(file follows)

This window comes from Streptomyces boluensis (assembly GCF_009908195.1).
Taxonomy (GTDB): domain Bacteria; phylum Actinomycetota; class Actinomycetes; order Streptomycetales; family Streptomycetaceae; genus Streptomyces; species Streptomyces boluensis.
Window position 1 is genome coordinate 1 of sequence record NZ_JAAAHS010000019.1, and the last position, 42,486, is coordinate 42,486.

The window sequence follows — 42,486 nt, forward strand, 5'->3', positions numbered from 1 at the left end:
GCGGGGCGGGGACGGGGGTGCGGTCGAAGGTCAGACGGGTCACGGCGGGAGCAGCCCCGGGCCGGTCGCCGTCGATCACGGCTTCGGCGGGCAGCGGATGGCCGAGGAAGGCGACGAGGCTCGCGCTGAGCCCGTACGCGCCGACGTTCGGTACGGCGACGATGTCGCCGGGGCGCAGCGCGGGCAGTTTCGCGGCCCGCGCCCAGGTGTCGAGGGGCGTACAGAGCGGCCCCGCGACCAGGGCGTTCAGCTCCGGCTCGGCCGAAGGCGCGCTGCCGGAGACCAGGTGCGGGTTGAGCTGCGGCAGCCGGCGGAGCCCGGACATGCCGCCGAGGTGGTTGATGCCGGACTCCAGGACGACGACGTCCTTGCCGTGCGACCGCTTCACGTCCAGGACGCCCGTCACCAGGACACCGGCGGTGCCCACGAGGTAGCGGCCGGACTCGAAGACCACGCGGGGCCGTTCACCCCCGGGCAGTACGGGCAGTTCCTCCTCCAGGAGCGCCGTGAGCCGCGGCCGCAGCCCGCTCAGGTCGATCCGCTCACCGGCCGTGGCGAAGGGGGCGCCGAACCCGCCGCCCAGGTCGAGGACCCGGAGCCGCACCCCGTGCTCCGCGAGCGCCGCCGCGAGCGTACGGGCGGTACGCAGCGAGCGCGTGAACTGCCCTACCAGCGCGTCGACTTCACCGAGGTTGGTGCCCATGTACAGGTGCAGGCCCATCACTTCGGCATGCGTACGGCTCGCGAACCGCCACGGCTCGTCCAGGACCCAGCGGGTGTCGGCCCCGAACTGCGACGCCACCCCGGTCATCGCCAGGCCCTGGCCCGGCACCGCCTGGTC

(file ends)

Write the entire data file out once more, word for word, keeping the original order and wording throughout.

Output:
This window comes from Streptomyces boluensis (assembly GCF_009908195.1).
Taxonomy (GTDB): domain Bacteria; phylum Actinomycetota; class Actinomycetes; order Streptomycetales; family Streptomycetaceae; genus Streptomyces; species Streptomyces boluensis.
Window position 1 is genome coordinate 1 of sequence record NZ_JAAAHS010000019.1, and the last position, 42,486, is coordinate 42,486.

The window sequence follows — 42,486 nt, forward strand, 5'->3', positions numbered from 1 at the left end:
GCGGGGCGGGGACGGGGGTGCGGTCGAAGGTCAGACGGGTCACGGCGGGAGCAGCCCCGGGCCGGTCGCCGTCGATCACGGCTTCGGCGGGCAGCGGATGGCCGAGGAAGGCGACGAGGCTCGCGCTGAGCCCGTACGCGCCGACGTTCGGTACGGCGACGATGTCGCCGGGGCGCAGCGCGGGCAGTTTCGCGGCCCGCGCCCAGGTGTCGAGGGGCGTACAGAGCGGCCCCGCGACCAGGGCGTTCAGCTCCGGCTCGGCCGAAGGCGCGCTGCCGGAGACCAGGTGCGGGTTGAGCTGCGGCAGCCGGCGGAGCCCGGACATGCCGCCGAGGTGGTTGATGCCGGACTCCAGGACGACGACGTCCTTGCCGTGCGACCGCTTCACGTCCAGGACGCCCGTCACCAGGACACCGGCGGTGCCCACGAGGTAGCGGCCGGACTCGAAGACCACGCGGGGCCGTTCACCCCCGGGCAGTACGGGCAGTTCCTCCTCCAGGAGCGCCGTGAGCCGCGGCCGCAGCCCGCTCAGGTCGATCCGCTCACCGGCCGTGGCGAAGGGGGCGCCGAACCCGCCGCCCAGGTCGAGGACCCGGAGCCGCACCCCGTGCTCCGCGAGCGCCGCCGCGAGCGTACGGGCGGTACGCAGCGAGCGCGTGAACTGCCCTACCAGCGCGTCGACTTCACCGAGGTTGGTGCCCATGTACAGGTGCAGGCCCATCACTTCGGCATGCGTACGGCTCGCGAACCGCCACGGCTCGTCCAGGACCCAGCGGGTGTCGGCCCCGAACTGCGACGCCACCCCGGTCATCGCCAGGCCCTGGCCCGGCACCGCCTGGTC